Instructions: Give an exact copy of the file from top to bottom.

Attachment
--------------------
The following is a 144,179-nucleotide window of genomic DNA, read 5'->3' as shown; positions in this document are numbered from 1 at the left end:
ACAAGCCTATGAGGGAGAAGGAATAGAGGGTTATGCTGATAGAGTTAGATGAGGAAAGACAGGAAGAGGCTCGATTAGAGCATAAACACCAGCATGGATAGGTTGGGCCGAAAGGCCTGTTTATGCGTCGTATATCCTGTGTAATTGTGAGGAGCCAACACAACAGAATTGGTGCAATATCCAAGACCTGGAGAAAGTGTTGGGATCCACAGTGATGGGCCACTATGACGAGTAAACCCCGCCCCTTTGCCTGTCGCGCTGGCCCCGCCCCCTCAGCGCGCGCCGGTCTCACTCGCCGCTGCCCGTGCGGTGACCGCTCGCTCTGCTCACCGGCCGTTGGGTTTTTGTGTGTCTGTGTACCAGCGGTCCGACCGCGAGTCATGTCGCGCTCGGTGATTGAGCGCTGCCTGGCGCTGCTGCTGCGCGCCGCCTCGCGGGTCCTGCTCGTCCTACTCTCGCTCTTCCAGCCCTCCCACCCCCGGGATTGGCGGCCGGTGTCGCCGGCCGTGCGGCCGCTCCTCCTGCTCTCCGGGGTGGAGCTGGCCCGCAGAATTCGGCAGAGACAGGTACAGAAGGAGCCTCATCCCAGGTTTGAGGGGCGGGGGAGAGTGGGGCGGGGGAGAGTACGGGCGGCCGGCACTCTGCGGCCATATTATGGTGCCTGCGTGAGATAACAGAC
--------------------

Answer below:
The following is a 144,179-nucleotide window of genomic DNA, read 5'->3' as shown; positions in this document are numbered from 1 at the left end:
ACAAGCCTATGAGGGAGAAGGAATAGAGGGTTATGCTGATAGAGTTAGATGAGGAAAGACAGGAAGAGGCTCGATTAGAGCATAAACACCAGCATGGATAGGTTGGGCCGAAAGGCCTGTTTATGCGTCGTATATCCTGTGTAATTGTGAGGAGCCAACACAACAGAATTGGTGCAATATCCAAGACCTGGAGAAAGTGTTGGGATCCACAGTGATGGGCCACTATGACGAGTAAACCCCGCCCCTTTGCCTGTCGCGCTGGCCCCGCCCCCTCAGCGCGCGCCGGTCTCACTCGCCGCTGCCCGTGCGGTGACCGCTCGCTCTGCTCACCGGCCGTTGGGTTTTTGTGTGTCTGTGTACCAGCGGTCCGACCGCGAGTCATGTCGCGCTCGGTGATTGAGCGCTGCCTGGCGCTGCTGCTGCGCGCCGCCTCGCGGGTCCTGCTCGTCCTACTCTCGCTCTTCCAGCCCTCCCACCCCCGGGATTGGCGGCCGGTGTCGCCGGCCGTGCGGCCGCTCCTCCTGCTCTCCGGGGTGGAGCTGGCCCGCAGAATTCGGCAGAGACAGGTACAGAAGGAGCCTCATCCCAGGTTTGAGGGGCGGGGGAGAGTGGGGCGGGGGAGAGTACGGGCGGCCGGCACTCTGCGGCCATATTATGGTGCCTGCGTGAGATAACAGAC